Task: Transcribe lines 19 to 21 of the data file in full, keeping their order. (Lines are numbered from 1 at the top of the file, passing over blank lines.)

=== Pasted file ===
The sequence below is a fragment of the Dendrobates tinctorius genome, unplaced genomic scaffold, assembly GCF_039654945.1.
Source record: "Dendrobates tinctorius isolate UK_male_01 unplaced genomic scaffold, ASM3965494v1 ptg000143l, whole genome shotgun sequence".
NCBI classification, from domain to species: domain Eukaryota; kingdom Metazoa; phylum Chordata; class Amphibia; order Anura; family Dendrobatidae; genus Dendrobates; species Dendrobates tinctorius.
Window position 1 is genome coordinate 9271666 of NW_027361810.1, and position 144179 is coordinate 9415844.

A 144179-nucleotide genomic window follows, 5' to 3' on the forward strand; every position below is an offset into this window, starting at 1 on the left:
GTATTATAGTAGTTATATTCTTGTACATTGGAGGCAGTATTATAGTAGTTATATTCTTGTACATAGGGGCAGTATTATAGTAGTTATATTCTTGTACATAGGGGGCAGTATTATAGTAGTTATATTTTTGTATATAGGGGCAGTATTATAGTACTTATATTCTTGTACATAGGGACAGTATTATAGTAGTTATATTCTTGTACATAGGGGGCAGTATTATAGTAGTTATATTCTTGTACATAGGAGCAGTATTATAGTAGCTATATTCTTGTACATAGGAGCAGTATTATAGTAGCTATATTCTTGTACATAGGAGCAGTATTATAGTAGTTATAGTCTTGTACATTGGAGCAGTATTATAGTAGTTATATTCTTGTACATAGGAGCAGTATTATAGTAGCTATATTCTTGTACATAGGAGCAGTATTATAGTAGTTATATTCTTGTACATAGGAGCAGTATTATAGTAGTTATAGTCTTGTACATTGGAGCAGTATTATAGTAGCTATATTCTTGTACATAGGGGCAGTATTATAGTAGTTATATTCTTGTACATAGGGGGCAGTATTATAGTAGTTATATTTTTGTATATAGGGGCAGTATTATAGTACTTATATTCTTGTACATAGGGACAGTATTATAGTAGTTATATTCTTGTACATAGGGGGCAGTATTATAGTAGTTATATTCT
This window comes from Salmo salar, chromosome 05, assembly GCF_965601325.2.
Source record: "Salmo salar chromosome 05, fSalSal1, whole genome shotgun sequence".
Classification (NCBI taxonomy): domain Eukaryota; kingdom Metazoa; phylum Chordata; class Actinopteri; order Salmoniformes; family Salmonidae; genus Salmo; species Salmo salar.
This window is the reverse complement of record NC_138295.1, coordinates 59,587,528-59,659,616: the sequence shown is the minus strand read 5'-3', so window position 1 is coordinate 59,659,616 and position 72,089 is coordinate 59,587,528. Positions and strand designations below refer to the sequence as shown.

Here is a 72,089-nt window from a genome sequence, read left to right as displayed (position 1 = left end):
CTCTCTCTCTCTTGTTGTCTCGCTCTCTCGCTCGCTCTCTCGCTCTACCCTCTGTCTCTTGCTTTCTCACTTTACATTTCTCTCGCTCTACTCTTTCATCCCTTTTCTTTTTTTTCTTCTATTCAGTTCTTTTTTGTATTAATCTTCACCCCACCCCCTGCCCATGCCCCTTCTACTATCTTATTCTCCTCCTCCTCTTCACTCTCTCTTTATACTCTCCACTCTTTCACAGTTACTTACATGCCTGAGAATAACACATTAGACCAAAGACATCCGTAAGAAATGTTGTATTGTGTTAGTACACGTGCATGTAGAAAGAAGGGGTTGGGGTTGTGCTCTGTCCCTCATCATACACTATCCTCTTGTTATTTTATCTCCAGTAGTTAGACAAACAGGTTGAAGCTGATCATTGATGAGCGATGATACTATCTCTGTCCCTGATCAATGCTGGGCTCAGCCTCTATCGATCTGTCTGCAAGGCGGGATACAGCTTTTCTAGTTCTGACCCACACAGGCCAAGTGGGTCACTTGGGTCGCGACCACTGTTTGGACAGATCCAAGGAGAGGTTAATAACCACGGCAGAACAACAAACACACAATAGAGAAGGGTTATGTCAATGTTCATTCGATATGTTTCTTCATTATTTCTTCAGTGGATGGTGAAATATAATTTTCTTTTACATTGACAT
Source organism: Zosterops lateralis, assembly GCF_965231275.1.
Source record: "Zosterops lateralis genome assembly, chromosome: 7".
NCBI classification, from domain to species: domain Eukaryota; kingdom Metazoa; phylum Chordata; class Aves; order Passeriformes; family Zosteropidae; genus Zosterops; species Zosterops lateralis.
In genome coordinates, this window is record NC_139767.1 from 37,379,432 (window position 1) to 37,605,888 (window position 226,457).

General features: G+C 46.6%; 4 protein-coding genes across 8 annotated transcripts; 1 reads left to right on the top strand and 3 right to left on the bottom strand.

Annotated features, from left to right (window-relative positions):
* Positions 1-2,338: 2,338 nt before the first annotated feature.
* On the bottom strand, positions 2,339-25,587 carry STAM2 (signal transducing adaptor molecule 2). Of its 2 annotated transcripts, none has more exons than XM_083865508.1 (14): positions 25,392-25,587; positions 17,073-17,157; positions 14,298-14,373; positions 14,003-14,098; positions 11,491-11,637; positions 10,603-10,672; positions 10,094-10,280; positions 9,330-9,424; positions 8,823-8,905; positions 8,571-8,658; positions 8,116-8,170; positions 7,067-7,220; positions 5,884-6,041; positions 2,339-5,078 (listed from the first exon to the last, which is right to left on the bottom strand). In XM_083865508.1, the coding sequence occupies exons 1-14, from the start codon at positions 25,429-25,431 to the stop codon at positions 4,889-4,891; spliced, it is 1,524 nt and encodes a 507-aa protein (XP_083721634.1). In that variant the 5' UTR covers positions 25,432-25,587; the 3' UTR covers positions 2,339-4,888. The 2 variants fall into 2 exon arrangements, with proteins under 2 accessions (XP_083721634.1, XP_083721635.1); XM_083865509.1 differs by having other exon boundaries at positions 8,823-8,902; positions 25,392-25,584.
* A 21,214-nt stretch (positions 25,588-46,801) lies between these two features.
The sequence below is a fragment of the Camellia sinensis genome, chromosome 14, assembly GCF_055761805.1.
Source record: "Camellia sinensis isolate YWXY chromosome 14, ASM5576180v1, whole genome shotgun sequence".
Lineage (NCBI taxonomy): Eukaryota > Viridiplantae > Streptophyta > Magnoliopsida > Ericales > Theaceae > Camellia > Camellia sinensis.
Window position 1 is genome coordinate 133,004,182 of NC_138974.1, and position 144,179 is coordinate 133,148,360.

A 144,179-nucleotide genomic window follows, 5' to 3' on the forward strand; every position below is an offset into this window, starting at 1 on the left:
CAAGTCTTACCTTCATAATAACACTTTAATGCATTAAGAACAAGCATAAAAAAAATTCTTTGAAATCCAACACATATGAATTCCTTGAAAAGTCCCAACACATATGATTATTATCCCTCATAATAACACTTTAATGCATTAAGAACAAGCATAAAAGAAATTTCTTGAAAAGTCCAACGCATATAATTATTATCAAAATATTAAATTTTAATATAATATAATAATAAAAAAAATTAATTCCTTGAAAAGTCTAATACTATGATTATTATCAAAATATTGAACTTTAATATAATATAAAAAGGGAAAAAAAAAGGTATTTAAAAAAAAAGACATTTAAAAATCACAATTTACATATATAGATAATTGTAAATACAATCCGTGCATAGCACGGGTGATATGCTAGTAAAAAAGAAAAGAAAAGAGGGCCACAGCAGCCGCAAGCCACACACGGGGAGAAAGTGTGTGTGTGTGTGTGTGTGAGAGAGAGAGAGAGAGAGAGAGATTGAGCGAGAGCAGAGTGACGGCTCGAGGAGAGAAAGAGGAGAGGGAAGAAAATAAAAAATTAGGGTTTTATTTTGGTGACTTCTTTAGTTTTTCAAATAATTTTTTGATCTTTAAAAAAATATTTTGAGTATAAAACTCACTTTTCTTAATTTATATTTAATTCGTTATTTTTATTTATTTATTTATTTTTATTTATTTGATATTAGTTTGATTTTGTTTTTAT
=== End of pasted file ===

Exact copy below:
* Positions 1-2,338: 2,338 nt before the first annotated feature.
* On the bottom strand, positions 2,339-25,587 carry STAM2 (signal transducing adaptor molecule 2). Of its 2 annotated transcripts, none has more exons than XM_083865508.1 (14): positions 25,392-25,587; positions 17,073-17,157; positions 14,298-14,373; positions 14,003-14,098; positions 11,491-11,637; positions 10,603-10,672; positions 10,094-10,280; positions 9,330-9,424; positions 8,823-8,905; positions 8,571-8,658; positions 8,116-8,170; positions 7,067-7,220; positions 5,884-6,041; positions 2,339-5,078 (listed from the first exon to the last, which is right to left on the bottom strand). In XM_083865508.1, the coding sequence occupies exons 1-14, from the start codon at positions 25,429-25,431 to the stop codon at positions 4,889-4,891; spliced, it is 1,524 nt and encodes a 507-aa protein (XP_083721634.1). In that variant the 5' UTR covers positions 25,432-25,587; the 3' UTR covers positions 2,339-4,888. The 2 variants fall into 2 exon arrangements, with proteins under 2 accessions (XP_083721634.1, XP_083721635.1); XM_083865509.1 differs by having other exon boundaries at positions 8,823-8,902; positions 25,392-25,584.
* A 21,214-nt stretch (positions 25,588-46,801) lies between these two features.